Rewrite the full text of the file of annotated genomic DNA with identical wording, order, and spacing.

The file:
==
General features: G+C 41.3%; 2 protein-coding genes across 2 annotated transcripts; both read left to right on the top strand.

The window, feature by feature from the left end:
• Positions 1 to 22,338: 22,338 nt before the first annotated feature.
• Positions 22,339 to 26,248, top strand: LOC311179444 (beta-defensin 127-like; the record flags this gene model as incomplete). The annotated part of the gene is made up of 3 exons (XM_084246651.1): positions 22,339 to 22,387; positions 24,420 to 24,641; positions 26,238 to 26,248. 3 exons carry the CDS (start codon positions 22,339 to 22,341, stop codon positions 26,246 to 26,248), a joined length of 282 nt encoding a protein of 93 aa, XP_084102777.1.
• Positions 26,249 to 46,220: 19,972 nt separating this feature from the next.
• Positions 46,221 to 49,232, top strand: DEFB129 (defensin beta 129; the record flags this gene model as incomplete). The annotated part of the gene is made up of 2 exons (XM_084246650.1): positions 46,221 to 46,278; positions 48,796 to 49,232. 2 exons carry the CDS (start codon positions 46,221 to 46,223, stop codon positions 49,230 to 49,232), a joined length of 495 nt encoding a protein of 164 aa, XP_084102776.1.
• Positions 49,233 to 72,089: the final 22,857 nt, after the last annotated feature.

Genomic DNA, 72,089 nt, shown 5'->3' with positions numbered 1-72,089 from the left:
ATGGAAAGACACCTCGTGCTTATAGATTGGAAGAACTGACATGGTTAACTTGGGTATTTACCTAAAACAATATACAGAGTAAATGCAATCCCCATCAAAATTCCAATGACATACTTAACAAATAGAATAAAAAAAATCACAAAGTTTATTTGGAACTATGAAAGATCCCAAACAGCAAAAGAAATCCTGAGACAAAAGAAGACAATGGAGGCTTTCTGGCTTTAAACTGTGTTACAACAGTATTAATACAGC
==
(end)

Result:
General features: G+C 41.3%; 2 protein-coding genes across 2 annotated transcripts; both read left to right on the top strand.

The window, feature by feature from the left end:
• Positions 1 to 22,338: 22,338 nt before the first annotated feature.
• Positions 22,339 to 26,248, top strand: LOC311179444 (beta-defensin 127-like; the record flags this gene model as incomplete). The annotated part of the gene is made up of 3 exons (XM_084246651.1): positions 22,339 to 22,387; positions 24,420 to 24,641; positions 26,238 to 26,248. 3 exons carry the CDS (start codon positions 22,339 to 22,341, stop codon positions 26,246 to 26,248), a joined length of 282 nt encoding a protein of 93 aa, XP_084102777.1.
• Positions 26,249 to 46,220: 19,972 nt separating this feature from the next.
• Positions 46,221 to 49,232, top strand: DEFB129 (defensin beta 129; the record flags this gene model as incomplete). The annotated part of the gene is made up of 2 exons (XM_084246650.1): positions 46,221 to 46,278; positions 48,796 to 49,232. 2 exons carry the CDS (start codon positions 46,221 to 46,223, stop codon positions 49,230 to 49,232), a joined length of 495 nt encoding a protein of 164 aa, XP_084102776.1.
• Positions 49,233 to 72,089: the final 22,857 nt, after the last annotated feature.

Genomic DNA, 72,089 nt, shown 5'->3' with positions numbered 1-72,089 from the left:
ATGGAAAGACACCTCGTGCTTATAGATTGGAAGAACTGACATGGTTAACTTGGGTATTTACCTAAAACAATATACAGAGTAAATGCAATCCCCATCAAAATTCCAATGACATACTTAACAAATAGAATAAAAAAAATCACAAAGTTTATTTGGAACTATGAAAGATCCCAAACAGCAAAAGAAATCCTGAGACAAAAGAAGACAATGGAGGCTTTCTGGCTTTAAACTGTGTTACAACAGTATTAATACAGC